Monday, May 21, 2018
May 21, 2018: Irene Martyniuk’s Guest Post on Clara Barton
[On May 21st, 1881, Clara Barton founded the American National Red Cross. So this week I’ll AmericanStudy a handful of histories and contexts related to nursing and medical aid, starting with my colleague and friend Irene’s Guest Post on Barton herself! Add your responses and thoughts for a healthy crowd-sourced weekend post, please!]
“Full disclosure right from the start. I teach British literature. I love British literature. One of my favorite jokes not only to Ben but to everyone in my department and our University who discusses American Studies is that we don’t need a minor in British Studies. We already have it. It’s called culture. Besides, I’m not really sure what American Studies is. However, I do have a nomination for a forgotten hero and, surprise, she’s American.
This past summer, my niece was given a high school assignment of choosing a person “who made a difference.” Over the summer, they were supposed to read a book appropriate to their reading level about his/her chosen person and be ready to make a presentation. On her own, my 14 year old niece chose Clara Barton. Since I was already over-involved in her other summer reading assignments (the hover English professor Aunt), I figured I was in on this too. I learned a lot, probably more than my niece, and certainly more than her high school expected.
First off, there are no adult books in print on Barton. Children’s books abound, but they simplify what I discovered is a complex and important life. So I had to buy some books on the used market (and realize that 14 year olds like fresh and new, but she was still game).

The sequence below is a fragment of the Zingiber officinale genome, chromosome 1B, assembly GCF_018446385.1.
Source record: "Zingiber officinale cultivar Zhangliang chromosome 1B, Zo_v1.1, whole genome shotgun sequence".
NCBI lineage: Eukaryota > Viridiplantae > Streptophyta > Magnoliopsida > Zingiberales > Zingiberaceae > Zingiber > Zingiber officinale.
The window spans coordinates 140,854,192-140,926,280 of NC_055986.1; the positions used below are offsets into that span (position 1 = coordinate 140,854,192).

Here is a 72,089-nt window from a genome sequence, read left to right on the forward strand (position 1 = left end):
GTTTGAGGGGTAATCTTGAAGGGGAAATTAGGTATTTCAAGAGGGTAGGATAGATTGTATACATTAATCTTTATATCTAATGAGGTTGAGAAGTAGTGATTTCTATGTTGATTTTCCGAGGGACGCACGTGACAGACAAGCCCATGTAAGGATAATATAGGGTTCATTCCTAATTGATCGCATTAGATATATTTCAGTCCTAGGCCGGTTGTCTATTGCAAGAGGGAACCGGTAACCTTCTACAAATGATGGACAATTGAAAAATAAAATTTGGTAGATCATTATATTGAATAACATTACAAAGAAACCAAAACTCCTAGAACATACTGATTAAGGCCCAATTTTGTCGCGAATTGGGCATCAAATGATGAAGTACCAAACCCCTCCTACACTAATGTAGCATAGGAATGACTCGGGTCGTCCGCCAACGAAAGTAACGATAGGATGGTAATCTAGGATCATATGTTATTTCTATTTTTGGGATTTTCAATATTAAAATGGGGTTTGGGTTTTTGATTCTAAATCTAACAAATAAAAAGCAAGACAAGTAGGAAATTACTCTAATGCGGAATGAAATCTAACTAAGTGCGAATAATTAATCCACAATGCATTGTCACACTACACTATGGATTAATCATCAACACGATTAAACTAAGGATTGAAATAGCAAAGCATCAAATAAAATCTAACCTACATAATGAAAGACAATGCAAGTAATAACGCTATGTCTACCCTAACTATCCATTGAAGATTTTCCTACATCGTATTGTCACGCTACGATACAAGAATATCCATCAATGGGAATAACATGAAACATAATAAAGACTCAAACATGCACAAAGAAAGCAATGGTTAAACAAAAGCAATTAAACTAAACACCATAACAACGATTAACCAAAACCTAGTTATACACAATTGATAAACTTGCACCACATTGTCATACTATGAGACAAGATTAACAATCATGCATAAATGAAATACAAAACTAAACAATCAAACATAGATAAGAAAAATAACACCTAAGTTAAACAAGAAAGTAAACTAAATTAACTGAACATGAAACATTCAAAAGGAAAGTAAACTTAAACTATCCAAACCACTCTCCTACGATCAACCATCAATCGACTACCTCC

The second huge discovery, and the most common mistake that most people make when considering Clara Barton, was finding out that she was not a nurse. Barton was a schoolteacher and then worked on the front lines during the Civil War, but she was not a trained nurse, nor did she want to be. What she understood, and what was truly significant, was that front line care was mostly about triage—making sure clean water and clean bandages were available immediately. She also worked tirelessly to move the wounded to safe places. She took down names and helped soldiers write letters home so that their loved ones would know where they were and what had happened to them. She served hot meals, even if only of soup, realizing that nourishment for a wounded soldier was vital. These are the kinds of things that we now take for granted—when you enter a hospital or emergency room, you get a bracelet with all your info, and when you finally get treated, you are in a separated, warm room with a blanket over your and clean sheets beneath you. Thank Clara Barton.
Barton’s realization that identifying soldiers and helping loved ones connect with them became even more important after the War. As the horrors of Andersonville became known, Barton worked with those in government to identify the unmarked graves. This eventually became a bit scandalous, but she realized that people needed answers and ultimately she received thousands of letters of people asking her to help them find their loved ones or at least give them any news she might know.
All of this alone would justify her fame, at least in my book, but her greatest work was yet to come. Barton heard about a group of people who were trying to get the United States to sign on to a treaty that had been written in Geneva. The treaty had created a group called the International Red Cross. In the treaty, signatory countries agreed to allow Red Cross members to treat wounded soldier from both sides. The Red Cross would be allowed to move around combat zones in safety as long as they were clearly marked. It also set out rules for how prisoners of war would be treated. These statutes, which have developed and changed over the years, are now commonly referred to as the Geneva Conventions.